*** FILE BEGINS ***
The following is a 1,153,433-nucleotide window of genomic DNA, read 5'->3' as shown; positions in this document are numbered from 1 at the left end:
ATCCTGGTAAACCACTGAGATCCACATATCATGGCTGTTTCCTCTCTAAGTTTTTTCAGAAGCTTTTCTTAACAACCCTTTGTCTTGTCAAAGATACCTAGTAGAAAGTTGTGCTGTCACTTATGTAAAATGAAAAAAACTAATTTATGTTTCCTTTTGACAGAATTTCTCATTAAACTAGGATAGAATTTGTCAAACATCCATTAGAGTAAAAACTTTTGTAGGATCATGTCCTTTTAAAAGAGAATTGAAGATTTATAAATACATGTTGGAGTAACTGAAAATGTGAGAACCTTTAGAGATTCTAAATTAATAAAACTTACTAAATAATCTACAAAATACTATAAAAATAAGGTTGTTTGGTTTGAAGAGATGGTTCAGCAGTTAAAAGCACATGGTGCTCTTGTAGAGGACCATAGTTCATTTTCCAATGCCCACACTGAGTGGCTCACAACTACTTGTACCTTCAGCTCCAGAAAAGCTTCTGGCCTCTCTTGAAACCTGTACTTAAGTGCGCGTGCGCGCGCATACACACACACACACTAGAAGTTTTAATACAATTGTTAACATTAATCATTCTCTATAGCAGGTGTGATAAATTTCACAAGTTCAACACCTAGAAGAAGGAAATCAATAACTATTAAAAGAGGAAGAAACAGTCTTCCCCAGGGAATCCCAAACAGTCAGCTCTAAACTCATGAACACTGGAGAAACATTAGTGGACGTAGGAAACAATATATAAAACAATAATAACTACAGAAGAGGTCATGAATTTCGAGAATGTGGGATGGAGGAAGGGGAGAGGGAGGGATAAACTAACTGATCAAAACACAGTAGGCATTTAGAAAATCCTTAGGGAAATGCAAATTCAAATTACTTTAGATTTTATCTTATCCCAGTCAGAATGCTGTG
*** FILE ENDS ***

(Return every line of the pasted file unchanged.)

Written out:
The following is a 1,153,433-nucleotide window of genomic DNA, read 5'->3' as shown; positions in this document are numbered from 1 at the left end:
ATCCTGGTAAACCACTGAGATCCACATATCATGGCTGTTTCCTCTCTAAGTTTTTTCAGAAGCTTTTCTTAACAACCCTTTGTCTTGTCAAAGATACCTAGTAGAAAGTTGTGCTGTCACTTATGTAAAATGAAAAAAACTAATTTATGTTTCCTTTTGACAGAATTTCTCATTAAACTAGGATAGAATTTGTCAAACATCCATTAGAGTAAAAACTTTTGTAGGATCATGTCCTTTTAAAAGAGAATTGAAGATTTATAAATACATGTTGGAGTAACTGAAAATGTGAGAACCTTTAGAGATTCTAAATTAATAAAACTTACTAAATAATCTACAAAATACTATAAAAATAAGGTTGTTTGGTTTGAAGAGATGGTTCAGCAGTTAAAAGCACATGGTGCTCTTGTAGAGGACCATAGTTCATTTTCCAATGCCCACACTGAGTGGCTCACAACTACTTGTACCTTCAGCTCCAGAAAAGCTTCTGGCCTCTCTTGAAACCTGTACTTAAGTGCGCGTGCGCGCGCATACACACACACACACTAGAAGTTTTAATACAATTGTTAACATTAATCATTCTCTATAGCAGGTGTGATAAATTTCACAAGTTCAACACCTAGAAGAAGGAAATCAATAACTATTAAAAGAGGAAGAAACAGTCTTCCCCAGGGAATCCCAAACAGTCAGCTCTAAACTCATGAACACTGGAGAAACATTAGTGGACGTAGGAAACAATATATAAAACAATAATAACTACAGAAGAGGTCATGAATTTCGAGAATGTGGGATGGAGGAAGGGGAGAGGGAGGGATAAACTAACTGATCAAAACACAGTAGGCATTTAGAAAATCCTTAGGGAAATGCAAATTCAAATTACTTTAGATTTTATCTTATCCCAGTCAGAATGCTGTG